Congress intended to eradicate the disease known as black lung with a landmark 1969 law that limited underground coal miners' exposure to dust.
Roger Cook can tell you that didn't happen -- but only if he pauses mid-sentence to take a labored breath.
Mr. Cook, 57, has black lung even though he started his 32 years as an underground miner in 1978, well after the new standards were put in place. He is among a growing number of eastern Kentucky miners afflicted with black lung, reversing a decades-long decline of the torturous, incurable disease.
The Letcher County, Ky., man had to quit the mining job he loved in April 2010 when he was diagnosed with black lung, which scars the lungs, impairs breathing and often leads to premature death. He now relies on an oxygen tank to help him breathe 24 hours a day, and he still gets short of breath even while sitting.
Breathing coal and rock dust at coal mines can cause various lung ailments, including black lung -- the common term for coal workers' pneumoconiosis -- and silicosis.
Black lung has been the underlying or contributing cause of death of more than 76,000 miners since 1968, according to figures from the National Institute for Occupational Safety and Health. That total does not include deaths from silicosis, which is caused by breathing dust from rocks such as sandstone.
Before the 1969 mine safety act, more than 40 percent of longtime miners in some regions of the United States got black lung, according to NIOSH data.
Overall, 11.2 percent of underground coal miners screened for black lung from 1970 to 1974 had the disease.
Prevalence of black lung declined steadily for several decades, dropping to 2 percent in screenings conducted from 1995 to 1999, NIOSH said in a May 2011 report. Then, mysteriously, it rebounded. Screenings in 2005 and 2006 found the disease in 3.3 percent of surveyed miners.
In addition, NIOSH has documented that miners are developing advanced cases of lung disease at younger ages, and that there has been a bigger surge of black lung among miners in central Appalachia than elsewhere.
In eastern Kentucky, 9 percent of the miners screened in one NIOSH program between 2005 and 2009 had black lung. It was the highest prevalence of any state.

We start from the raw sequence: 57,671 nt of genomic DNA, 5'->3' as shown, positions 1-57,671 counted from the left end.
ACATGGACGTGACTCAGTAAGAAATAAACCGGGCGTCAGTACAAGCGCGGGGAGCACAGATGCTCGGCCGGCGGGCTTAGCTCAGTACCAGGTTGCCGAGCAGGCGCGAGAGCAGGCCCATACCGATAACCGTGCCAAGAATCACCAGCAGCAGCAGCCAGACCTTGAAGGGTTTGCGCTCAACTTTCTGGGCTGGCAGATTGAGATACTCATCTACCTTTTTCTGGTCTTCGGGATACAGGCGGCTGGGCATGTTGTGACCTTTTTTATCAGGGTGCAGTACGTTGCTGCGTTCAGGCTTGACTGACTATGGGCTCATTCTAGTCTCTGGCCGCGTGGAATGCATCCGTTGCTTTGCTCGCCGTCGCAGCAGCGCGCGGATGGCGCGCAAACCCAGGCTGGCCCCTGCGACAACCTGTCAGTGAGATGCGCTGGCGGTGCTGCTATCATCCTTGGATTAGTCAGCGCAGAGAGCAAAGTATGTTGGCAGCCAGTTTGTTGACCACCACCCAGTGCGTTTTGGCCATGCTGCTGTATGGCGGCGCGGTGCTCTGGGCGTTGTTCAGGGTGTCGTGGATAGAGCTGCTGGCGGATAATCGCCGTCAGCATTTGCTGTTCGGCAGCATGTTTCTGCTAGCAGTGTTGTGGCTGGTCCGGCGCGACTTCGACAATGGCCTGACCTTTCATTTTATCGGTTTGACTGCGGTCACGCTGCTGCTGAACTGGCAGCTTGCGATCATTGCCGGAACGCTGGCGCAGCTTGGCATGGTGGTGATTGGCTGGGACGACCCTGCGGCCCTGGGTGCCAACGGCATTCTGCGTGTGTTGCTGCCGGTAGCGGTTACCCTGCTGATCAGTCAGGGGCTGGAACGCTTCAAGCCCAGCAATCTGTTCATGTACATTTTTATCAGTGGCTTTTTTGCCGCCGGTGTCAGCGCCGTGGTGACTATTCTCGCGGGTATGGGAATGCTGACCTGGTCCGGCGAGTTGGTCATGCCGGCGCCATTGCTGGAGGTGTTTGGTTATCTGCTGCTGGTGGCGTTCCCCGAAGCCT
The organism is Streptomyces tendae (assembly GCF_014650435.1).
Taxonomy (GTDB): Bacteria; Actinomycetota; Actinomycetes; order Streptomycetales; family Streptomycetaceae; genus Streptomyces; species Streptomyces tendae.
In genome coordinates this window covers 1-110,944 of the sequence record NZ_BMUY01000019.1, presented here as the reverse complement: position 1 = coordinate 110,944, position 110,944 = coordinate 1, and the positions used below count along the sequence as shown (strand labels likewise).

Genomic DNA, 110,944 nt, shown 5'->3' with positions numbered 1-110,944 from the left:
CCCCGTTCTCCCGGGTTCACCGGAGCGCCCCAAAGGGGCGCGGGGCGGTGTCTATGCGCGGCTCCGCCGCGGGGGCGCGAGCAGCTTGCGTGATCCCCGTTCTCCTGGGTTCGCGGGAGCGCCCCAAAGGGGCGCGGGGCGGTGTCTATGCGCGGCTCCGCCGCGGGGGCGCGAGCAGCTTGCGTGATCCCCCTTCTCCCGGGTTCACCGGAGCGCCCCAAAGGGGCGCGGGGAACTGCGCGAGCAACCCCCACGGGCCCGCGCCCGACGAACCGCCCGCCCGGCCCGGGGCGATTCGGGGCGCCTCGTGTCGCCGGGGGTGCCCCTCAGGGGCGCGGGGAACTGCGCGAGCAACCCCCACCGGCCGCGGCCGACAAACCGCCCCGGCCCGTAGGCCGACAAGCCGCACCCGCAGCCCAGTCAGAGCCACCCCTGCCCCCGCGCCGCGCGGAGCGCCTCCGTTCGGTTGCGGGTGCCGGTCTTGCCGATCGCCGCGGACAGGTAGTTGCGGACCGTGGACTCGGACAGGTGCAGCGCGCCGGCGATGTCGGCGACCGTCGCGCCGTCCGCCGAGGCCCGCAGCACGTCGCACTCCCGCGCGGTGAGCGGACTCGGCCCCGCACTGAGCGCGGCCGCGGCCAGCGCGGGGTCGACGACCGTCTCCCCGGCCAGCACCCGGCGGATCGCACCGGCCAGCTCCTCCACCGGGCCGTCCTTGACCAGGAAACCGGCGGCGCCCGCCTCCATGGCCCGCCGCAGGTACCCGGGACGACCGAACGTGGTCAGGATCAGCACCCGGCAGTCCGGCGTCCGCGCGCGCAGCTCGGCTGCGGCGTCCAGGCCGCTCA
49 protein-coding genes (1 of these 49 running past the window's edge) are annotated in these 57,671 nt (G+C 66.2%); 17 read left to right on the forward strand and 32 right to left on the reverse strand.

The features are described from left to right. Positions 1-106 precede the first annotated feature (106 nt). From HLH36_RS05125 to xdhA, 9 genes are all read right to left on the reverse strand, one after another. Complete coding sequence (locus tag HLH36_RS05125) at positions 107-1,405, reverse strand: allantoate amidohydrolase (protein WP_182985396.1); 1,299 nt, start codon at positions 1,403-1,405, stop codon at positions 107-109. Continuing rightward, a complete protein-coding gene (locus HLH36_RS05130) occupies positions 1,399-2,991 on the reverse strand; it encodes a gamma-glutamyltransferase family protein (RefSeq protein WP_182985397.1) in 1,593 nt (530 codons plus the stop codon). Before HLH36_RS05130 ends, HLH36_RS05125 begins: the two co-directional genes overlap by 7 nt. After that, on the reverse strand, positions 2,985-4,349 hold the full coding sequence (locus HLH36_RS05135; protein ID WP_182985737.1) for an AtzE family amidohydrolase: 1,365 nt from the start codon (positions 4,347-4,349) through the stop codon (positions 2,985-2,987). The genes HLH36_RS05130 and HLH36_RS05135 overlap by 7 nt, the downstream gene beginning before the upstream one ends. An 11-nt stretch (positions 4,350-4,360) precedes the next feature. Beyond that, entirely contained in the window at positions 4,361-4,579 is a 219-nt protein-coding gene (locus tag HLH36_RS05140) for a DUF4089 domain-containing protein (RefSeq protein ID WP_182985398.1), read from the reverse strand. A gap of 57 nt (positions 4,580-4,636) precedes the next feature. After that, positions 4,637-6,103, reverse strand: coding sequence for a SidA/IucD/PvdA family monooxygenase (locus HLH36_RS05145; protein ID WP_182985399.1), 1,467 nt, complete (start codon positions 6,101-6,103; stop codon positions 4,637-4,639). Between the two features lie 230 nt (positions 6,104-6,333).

NIOSH has identified a number of possible reasons for the black lung resurgence, including routine work shifts of 10 to 12 hours for miners; increased mining of thinner coal seams in central Appalachia, which requires cutting through more rock; inadequate dust-control rules; and failure by coal companies to comply with the rules.
Safety advocates and miners also lay blame on companies that cheat on the dust samples they are required to submit to federal regulators, although they say that problem was worse in the past.
In 1991, the U.S. Mine Safety and Health Administration, or MSHA, cited more than 840 coal companies for alleged cheating on dust sampling during a widespread investigation.
That didn't stop the problem, according to former miners and attorneys who handle miners' black-lung claims. They tell stories of companies recording fraudulent dust levels by hanging monitors in the clean-air intake, covering monitors with cloth, and even putting them inside lunch buckets.
In its May 2011 study, NIOSH used data from coal companies' dust samples to predict the prevalence of black lung, then compared the predictions to the X-rays of more than 12,000 miners.
The prevalence of black lung was four times higher than predicted in eastern Kentucky, the report said. Other regions of the country did not show a similar gap.
The National Mining Association is not aware of cheating by coal operators, and it should not be happening, senior vice president Bruce Watzman said.
The association's position is simple, he said: "Operators are expected to comply with the law and the regulations."
In the 12 months ending March 1, MSHA issued 146 citations for excessive dust in underground mines, and 339 for failing to submit ventilation plans.
"As a whole in the industry, ventilation is a joke in underground mines," said lawyer Timothy C. Bailey of Charleston, W.Va., who represents miners in black-lung cases.
MSHA chief Joseph A. Main has said current rules are not adequate to protect miners. For instance, miners wear dust monitors for only eight hours, even though they might work longer shifts; companies can slow production to generate less dust when dust samples are taken; and MSHA uses an average of five samples to gauge compliance.
The agency has proposed a number of changes, including lowering the limit on miners' exposure to coal and silica dust; requiring miners to wear personal monitors to provide real-time dust readings; using a single, full-shift sample to measure compliance; and keeping production closer to normal levels while sampling.
The coal industry opposes the changes.
The National Mining Association argues that the spike in coal miners' lung disease is limited to central Appalachia and doesn't justify an industry-wide rule change. The association argues that the real culprit is increased exposure to higher levels of silica from sandstone and other rocks, and that MSHA should focus on fixing that problem at the regional level.